Denon Question

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  • 03-08-2006, 09:28 PM
    EdwardGein
    Denon Question
    Would appreciate an answer to this from any Denon owners ( I have an AVR 3801, I assume your receiver has similar capacity on alot of things). Anyway, while updating my DVD setup- amazing how one sees they might have missed something they weren't aware of awhile ago, it asked me what limit my receiver has in regards to PCM limits: 48 mhz, 96mhz or no limits.
    I originally put down no limit, which means anything over 96. Is this correct? The DVD instruction book says the DVD player will down sample any program with higher sample rates so it is compatible with my receiver. What in plain English does this mean? Thanks for any answers.
  • 03-08-2006, 10:51 PM
    Woochifer
    The question's irrelevant unless you're playing DVDs that contain 96/24 resolution PCM soundtracks with copy protection that requires that the digital output downsample the signal to 48 kHz. Very few discs fit this description, so whatever option you go with won't matter 99.99% of the time.
  • 03-09-2006, 02:38 AM
    EdwardGein
    Thanks for info
  • 03-09-2006, 04:37 AM
    kexodusc
    Yeah, if you had a 96 kHz soundtrack, the worst that could happen is the player would downsample it to 48 Hz, which may or may not reduce sound quality to that of your basic CD/DVD, give or take. Not a big deal.
  • 03-09-2006, 07:06 AM
    N. Abstentia
    You'd have to get a thicker optical cable to support that much resolution anyway. A normal optical cable can't transmit enough light for that much resolution. Or better yet, splice two of them together to double your light output.
  • 03-09-2006, 07:50 AM
    kexodusc
    Quote:

    Originally Posted by N. Abstentia
    You'd have to get a thicker optical cable to support that much resolution anyway. A normal optical cable can't transmit enough light for that much resolution. Or better yet, splice two of them together to double your light output.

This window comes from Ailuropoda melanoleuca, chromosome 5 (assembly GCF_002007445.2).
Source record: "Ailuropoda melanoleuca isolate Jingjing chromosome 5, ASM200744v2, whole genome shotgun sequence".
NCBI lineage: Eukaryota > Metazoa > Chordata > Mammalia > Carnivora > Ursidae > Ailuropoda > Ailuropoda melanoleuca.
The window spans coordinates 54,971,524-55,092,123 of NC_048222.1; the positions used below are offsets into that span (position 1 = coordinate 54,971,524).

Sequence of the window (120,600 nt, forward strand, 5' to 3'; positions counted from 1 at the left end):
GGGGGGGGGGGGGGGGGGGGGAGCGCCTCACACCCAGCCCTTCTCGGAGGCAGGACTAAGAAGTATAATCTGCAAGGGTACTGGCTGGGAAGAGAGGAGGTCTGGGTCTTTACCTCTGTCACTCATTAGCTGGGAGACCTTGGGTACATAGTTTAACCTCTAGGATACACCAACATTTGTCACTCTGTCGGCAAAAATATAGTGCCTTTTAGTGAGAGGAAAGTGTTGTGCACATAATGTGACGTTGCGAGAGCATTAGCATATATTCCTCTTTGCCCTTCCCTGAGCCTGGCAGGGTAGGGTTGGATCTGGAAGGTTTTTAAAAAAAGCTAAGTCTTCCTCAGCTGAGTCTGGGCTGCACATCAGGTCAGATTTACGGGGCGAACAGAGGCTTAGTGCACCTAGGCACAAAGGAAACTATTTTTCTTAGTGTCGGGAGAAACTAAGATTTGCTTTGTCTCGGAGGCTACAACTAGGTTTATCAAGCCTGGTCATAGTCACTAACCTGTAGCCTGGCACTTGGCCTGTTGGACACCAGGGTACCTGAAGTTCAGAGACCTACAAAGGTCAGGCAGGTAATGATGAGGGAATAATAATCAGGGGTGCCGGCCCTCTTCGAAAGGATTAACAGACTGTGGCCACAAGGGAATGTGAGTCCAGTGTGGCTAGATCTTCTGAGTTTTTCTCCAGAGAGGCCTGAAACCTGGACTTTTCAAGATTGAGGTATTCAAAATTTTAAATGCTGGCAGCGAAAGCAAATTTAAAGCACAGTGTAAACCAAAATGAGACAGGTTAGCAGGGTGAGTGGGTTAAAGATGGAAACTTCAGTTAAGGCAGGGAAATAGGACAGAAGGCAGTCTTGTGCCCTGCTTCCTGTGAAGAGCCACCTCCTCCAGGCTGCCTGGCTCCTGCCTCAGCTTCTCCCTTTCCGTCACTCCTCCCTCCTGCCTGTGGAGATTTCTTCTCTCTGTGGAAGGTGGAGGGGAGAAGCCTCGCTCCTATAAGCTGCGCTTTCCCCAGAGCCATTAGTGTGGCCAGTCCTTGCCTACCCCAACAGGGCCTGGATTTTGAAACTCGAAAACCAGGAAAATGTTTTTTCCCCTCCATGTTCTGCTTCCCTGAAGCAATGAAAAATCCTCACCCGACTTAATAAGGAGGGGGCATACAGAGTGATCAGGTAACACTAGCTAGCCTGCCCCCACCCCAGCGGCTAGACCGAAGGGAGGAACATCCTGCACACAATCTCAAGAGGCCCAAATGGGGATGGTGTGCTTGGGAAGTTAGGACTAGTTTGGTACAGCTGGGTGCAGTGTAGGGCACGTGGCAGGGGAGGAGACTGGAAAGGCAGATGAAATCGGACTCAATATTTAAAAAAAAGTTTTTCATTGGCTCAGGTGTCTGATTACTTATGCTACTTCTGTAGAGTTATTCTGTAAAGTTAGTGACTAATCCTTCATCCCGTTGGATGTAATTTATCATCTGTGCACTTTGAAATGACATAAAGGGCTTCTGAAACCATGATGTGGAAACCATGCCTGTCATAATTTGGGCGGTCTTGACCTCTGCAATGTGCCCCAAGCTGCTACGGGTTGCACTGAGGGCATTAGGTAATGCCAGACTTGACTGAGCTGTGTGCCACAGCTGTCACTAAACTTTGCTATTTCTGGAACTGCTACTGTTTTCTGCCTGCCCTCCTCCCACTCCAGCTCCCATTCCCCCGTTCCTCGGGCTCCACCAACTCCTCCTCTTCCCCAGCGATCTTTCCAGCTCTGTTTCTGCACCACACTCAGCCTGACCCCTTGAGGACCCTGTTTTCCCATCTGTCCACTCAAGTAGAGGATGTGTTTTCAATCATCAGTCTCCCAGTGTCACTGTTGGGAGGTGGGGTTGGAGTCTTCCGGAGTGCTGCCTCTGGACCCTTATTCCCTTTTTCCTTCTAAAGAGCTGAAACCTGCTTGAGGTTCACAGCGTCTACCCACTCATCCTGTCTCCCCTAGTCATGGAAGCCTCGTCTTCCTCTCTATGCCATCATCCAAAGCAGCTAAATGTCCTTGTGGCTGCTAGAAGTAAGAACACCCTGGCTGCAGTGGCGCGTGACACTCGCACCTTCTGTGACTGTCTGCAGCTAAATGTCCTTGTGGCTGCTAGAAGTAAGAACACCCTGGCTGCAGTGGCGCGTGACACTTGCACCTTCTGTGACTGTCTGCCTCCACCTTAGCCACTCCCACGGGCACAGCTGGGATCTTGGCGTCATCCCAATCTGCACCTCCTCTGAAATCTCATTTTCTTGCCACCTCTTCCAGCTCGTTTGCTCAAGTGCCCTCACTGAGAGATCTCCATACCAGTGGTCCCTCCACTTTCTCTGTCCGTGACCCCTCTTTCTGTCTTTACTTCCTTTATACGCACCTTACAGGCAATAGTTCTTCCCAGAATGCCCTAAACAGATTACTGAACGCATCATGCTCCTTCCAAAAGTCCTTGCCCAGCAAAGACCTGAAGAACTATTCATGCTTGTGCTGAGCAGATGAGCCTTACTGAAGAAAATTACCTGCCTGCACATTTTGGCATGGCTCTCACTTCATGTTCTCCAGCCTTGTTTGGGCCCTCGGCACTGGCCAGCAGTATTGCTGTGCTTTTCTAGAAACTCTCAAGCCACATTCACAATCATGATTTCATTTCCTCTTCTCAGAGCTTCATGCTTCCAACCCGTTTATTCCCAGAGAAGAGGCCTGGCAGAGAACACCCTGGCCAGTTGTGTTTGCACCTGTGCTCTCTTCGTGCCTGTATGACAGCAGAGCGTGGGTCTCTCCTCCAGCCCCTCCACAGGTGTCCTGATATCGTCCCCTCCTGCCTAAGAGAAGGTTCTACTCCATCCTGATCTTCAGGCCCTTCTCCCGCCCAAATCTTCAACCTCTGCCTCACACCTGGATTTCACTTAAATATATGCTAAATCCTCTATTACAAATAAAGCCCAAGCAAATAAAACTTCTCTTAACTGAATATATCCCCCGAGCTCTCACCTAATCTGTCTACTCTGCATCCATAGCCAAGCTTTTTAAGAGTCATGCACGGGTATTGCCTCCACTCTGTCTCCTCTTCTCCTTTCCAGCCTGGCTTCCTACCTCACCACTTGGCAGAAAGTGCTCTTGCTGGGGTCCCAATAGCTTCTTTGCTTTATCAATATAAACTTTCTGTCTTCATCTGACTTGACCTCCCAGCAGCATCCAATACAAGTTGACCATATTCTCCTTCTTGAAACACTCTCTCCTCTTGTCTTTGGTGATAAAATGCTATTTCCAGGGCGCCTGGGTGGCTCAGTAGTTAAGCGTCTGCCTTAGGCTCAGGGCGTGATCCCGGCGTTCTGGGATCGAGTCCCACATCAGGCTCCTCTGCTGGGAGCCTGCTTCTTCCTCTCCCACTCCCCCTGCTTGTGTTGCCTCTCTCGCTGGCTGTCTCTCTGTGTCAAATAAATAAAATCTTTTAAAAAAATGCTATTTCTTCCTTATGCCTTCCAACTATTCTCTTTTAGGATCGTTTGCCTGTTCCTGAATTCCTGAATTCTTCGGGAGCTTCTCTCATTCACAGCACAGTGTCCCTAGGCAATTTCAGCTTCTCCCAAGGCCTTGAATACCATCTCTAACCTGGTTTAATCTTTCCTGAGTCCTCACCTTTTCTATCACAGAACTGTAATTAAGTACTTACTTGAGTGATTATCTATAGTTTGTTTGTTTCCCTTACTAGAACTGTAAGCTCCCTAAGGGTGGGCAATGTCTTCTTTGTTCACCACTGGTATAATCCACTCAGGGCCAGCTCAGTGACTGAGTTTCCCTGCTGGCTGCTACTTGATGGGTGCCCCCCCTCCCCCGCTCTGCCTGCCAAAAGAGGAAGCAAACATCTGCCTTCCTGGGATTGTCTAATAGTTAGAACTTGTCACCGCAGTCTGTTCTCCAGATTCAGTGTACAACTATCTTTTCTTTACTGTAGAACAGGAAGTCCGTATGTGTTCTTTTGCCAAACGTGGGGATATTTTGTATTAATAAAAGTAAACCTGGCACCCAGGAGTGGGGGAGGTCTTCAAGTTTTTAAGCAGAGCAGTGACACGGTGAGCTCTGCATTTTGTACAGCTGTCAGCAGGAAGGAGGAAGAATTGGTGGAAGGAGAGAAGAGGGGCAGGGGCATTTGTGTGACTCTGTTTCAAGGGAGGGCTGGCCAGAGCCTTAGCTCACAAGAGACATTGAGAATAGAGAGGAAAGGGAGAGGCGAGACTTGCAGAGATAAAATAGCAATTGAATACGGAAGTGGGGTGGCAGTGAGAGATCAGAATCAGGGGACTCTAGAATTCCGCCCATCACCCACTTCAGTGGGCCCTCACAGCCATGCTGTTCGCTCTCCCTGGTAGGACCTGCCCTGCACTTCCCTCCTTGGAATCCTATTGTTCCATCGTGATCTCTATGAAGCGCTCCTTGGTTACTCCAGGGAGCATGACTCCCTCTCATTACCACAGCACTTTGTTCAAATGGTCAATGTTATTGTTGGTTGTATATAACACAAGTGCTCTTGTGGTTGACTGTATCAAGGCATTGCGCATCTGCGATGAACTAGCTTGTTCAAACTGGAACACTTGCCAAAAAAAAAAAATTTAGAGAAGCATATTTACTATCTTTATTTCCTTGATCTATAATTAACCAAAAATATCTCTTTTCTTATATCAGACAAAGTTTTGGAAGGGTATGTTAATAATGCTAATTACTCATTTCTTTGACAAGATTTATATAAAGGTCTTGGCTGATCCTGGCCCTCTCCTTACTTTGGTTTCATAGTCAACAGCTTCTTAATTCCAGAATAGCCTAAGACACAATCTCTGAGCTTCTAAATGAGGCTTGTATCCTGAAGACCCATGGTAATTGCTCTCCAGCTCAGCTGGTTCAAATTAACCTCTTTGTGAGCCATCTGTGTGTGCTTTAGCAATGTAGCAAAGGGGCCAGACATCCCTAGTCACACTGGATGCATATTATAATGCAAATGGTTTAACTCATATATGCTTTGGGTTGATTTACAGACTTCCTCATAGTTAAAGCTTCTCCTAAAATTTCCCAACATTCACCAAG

This is true, but most of us just bi-process 96 kHz signals, using an optical and coaxial cable. The Coax of course gets the lows, the optical the highs.
  • 03-09-2006, 09:59 AM
    JeffKnob
    Quote:

    Originally Posted by kexodusc
    This is true, but most of us just bi-process 96 kHz signals, using an optical and coaxial cable. The Coax of course gets the lows, the optical the highs.

    I just use a high quality Monster Cable garden hose to get that kind of resolution. Only water can handle that much information. Bottled water that is. Tap water introduces too much jitter.

    :D
  • 03-09-2006, 10:33 AM
    GMichael
    Aren't you guys being a little rough on Ed?
  • 03-09-2006, 11:14 AM
    kexodusc
    Quote:

    Originally Posted by GMichael
    Aren't you guys being a little rough on Ed?

    Rough on Ed? I thought we were just being general smart asses to nobody in particular...did I miss an inside joke somewhere? N. Abstentia's?
  • 03-09-2006, 11:29 AM
    N. Abstentia
    LOL! He's probably referring to Ed's optical cable thread that Ed lost track of when it got moved to the cable forum. Since Ed didn't follow it there to defend himself, everybody kinda teed off on him in that thread :)
  • 03-09-2006, 11:30 AM
    N. Abstentia
    Quote:

    Originally Posted by kexodusc
    This is true, but most of us just bi-process 96 kHz signals, using an optical and coaxial cable. The Coax of course gets the lows, the optical the highs.

    CRAP I never thought of bi-wiring my digital outputs! How could I have been so obtuse???

    :12: